United States: Retail sales slow in November
December 14, 2016
Sales at U.S. retailers increased just 0.1% from the previous month in November, which marked a slowdown from the downwardly-revised 0.6% expansion in October (previously reported: +0.8% month-on-month). The Commerce Department’s retail sales, which are not adjusted for prices, also rose less than the 0.3% increase the markets had expected.
The report from the Department of Commerce showed that the results were mixed across categories, with gains observed in furniture, restaurants and electronics. Meanwhile, the core—or control group—retail sales, which excludes cars, gasoline and building materials, rose 0.2% in November, which came in below the previous month’s 0.5% rise.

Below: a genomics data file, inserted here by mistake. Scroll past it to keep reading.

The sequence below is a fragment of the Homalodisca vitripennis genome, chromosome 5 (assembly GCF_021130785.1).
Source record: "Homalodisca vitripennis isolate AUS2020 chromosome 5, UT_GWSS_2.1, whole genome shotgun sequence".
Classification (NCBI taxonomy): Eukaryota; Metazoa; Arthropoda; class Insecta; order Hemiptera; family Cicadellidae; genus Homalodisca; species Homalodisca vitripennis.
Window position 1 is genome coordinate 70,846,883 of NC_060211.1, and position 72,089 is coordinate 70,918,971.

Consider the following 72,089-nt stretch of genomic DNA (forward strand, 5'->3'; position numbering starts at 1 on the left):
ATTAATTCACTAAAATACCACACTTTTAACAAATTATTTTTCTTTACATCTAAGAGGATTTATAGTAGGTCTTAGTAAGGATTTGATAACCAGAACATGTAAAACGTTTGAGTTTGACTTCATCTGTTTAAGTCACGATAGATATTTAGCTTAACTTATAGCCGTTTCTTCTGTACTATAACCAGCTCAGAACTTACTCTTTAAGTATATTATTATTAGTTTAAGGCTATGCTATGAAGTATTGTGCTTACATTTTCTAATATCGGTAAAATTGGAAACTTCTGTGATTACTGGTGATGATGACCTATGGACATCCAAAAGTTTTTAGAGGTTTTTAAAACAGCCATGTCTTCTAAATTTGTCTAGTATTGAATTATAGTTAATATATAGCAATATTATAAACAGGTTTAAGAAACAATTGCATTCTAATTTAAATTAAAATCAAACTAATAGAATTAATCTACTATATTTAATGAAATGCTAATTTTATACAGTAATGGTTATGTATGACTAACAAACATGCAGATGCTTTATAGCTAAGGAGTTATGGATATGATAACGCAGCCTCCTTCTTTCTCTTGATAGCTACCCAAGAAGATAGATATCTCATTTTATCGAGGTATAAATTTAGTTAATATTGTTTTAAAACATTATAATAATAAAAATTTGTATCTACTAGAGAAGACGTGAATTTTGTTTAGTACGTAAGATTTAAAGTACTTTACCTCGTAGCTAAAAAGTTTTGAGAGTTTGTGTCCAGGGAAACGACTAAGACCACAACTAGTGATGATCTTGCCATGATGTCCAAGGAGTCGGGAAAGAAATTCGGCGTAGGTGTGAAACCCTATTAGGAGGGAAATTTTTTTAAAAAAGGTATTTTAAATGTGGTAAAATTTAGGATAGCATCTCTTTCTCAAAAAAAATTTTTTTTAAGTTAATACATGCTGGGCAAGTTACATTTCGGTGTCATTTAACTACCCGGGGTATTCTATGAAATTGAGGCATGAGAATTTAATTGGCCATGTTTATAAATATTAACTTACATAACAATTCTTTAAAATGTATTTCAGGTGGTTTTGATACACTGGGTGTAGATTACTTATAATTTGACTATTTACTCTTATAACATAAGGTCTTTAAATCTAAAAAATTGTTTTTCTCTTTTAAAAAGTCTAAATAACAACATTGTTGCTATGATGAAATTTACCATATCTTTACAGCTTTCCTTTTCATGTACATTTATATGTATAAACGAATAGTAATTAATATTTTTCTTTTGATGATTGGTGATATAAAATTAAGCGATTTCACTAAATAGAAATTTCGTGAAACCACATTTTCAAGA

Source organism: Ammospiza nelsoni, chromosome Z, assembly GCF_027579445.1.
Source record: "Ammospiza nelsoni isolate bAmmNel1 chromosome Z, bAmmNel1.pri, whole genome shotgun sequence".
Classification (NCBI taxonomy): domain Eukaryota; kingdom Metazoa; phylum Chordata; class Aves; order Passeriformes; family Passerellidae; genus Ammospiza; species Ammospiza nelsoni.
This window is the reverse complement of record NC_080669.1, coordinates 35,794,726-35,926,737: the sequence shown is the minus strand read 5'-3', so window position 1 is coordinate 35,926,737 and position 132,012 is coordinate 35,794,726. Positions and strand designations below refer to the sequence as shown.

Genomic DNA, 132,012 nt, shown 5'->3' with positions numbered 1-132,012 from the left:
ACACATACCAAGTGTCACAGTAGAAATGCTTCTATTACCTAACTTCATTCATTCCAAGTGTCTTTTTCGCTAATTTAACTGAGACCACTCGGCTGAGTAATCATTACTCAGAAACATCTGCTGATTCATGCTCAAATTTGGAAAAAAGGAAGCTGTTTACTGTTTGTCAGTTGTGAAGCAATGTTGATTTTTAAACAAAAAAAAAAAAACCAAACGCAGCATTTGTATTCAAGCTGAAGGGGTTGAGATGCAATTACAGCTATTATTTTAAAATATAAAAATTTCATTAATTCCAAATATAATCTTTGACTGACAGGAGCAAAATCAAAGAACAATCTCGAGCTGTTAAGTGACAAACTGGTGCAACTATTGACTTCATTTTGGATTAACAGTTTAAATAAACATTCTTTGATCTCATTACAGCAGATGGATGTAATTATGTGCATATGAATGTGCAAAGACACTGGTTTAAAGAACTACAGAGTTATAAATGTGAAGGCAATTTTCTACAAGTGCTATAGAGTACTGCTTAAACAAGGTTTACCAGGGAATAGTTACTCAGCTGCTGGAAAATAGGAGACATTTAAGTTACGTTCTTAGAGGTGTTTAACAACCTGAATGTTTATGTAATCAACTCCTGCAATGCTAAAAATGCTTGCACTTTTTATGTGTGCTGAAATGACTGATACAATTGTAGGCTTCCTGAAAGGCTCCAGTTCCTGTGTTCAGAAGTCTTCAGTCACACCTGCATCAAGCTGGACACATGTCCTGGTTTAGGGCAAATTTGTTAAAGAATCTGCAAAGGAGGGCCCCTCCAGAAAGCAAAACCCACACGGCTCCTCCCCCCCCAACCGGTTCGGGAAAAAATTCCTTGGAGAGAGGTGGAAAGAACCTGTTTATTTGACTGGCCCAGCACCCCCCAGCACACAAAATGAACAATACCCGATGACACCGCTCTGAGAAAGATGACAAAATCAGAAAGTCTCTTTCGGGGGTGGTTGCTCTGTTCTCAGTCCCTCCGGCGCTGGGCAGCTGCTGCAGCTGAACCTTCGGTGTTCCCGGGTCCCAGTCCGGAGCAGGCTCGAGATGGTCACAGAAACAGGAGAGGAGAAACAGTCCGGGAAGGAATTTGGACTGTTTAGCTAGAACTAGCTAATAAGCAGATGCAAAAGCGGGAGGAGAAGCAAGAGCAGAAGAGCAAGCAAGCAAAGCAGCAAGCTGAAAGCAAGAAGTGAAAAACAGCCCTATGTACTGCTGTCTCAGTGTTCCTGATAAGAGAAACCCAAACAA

On a year-on-year basis, retail sales decelerated from a 4.2% increase in October to a 3.8% expansion in November. Compared to the same month last year, sales at department stores continued to decline in November (-6.4%), whereas sales at non-store retailers—a proxy for e-commerce sales—showed another month of double-digit growth (+11.9%). This suggests that American consumers are increasingly opting to make purchases online.
Author: Ricardo Aceves, Senior Economist